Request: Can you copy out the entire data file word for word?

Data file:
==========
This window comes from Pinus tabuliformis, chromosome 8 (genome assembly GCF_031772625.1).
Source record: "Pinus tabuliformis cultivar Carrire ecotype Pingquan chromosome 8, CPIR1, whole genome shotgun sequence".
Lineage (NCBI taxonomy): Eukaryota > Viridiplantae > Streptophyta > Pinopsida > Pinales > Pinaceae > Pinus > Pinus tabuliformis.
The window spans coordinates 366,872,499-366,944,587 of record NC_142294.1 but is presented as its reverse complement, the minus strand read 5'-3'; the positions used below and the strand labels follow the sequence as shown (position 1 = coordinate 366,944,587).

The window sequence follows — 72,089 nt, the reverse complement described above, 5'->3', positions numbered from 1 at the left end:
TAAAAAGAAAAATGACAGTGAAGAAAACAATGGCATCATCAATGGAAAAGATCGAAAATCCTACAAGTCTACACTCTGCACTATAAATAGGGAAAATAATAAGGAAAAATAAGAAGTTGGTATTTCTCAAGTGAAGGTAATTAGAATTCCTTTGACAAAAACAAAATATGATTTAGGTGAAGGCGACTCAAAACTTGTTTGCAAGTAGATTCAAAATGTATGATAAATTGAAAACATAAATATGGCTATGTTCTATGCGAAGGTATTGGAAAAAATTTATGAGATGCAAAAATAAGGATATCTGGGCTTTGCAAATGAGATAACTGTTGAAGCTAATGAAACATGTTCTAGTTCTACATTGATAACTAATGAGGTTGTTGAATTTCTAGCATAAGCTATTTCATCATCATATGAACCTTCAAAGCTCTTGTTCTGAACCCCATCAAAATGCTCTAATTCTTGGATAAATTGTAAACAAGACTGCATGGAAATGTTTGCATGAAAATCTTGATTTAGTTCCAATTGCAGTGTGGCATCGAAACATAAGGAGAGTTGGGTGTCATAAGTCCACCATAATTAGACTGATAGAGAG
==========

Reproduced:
This window comes from Pinus tabuliformis, chromosome 8 (genome assembly GCF_031772625.1).
Source record: "Pinus tabuliformis cultivar Carrire ecotype Pingquan chromosome 8, CPIR1, whole genome shotgun sequence".
Lineage (NCBI taxonomy): Eukaryota > Viridiplantae > Streptophyta > Pinopsida > Pinales > Pinaceae > Pinus > Pinus tabuliformis.
The window spans coordinates 366,872,499-366,944,587 of record NC_142294.1 but is presented as its reverse complement, the minus strand read 5'-3'; the positions used below and the strand labels follow the sequence as shown (position 1 = coordinate 366,944,587).

The window sequence follows — 72,089 nt, the reverse complement described above, 5'->3', positions numbered from 1 at the left end:
TAAAAAGAAAAATGACAGTGAAGAAAACAATGGCATCATCAATGGAAAAGATCGAAAATCCTACAAGTCTACACTCTGCACTATAAATAGGGAAAATAATAAGGAAAAATAAGAAGTTGGTATTTCTCAAGTGAAGGTAATTAGAATTCCTTTGACAAAAACAAAATATGATTTAGGTGAAGGCGACTCAAAACTTGTTTGCAAGTAGATTCAAAATGTATGATAAATTGAAAACATAAATATGGCTATGTTCTATGCGAAGGTATTGGAAAAAATTTATGAGATGCAAAAATAAGGATATCTGGGCTTTGCAAATGAGATAACTGTTGAAGCTAATGAAACATGTTCTAGTTCTACATTGATAACTAATGAGGTTGTTGAATTTCTAGCATAAGCTATTTCATCATCATATGAACCTTCAAAGCTCTTGTTCTGAACCCCATCAAAATGCTCTAATTCTTGGATAAATTGTAAACAAGACTGCATGGAAATGTTTGCATGAAAATCTTGATTTAGTTCCAATTGCAGTGTGGCATCGAAACATAAGGAGAGTTGGGTGTCATAAGTCCACCATAATTAGACTGATAGAGAG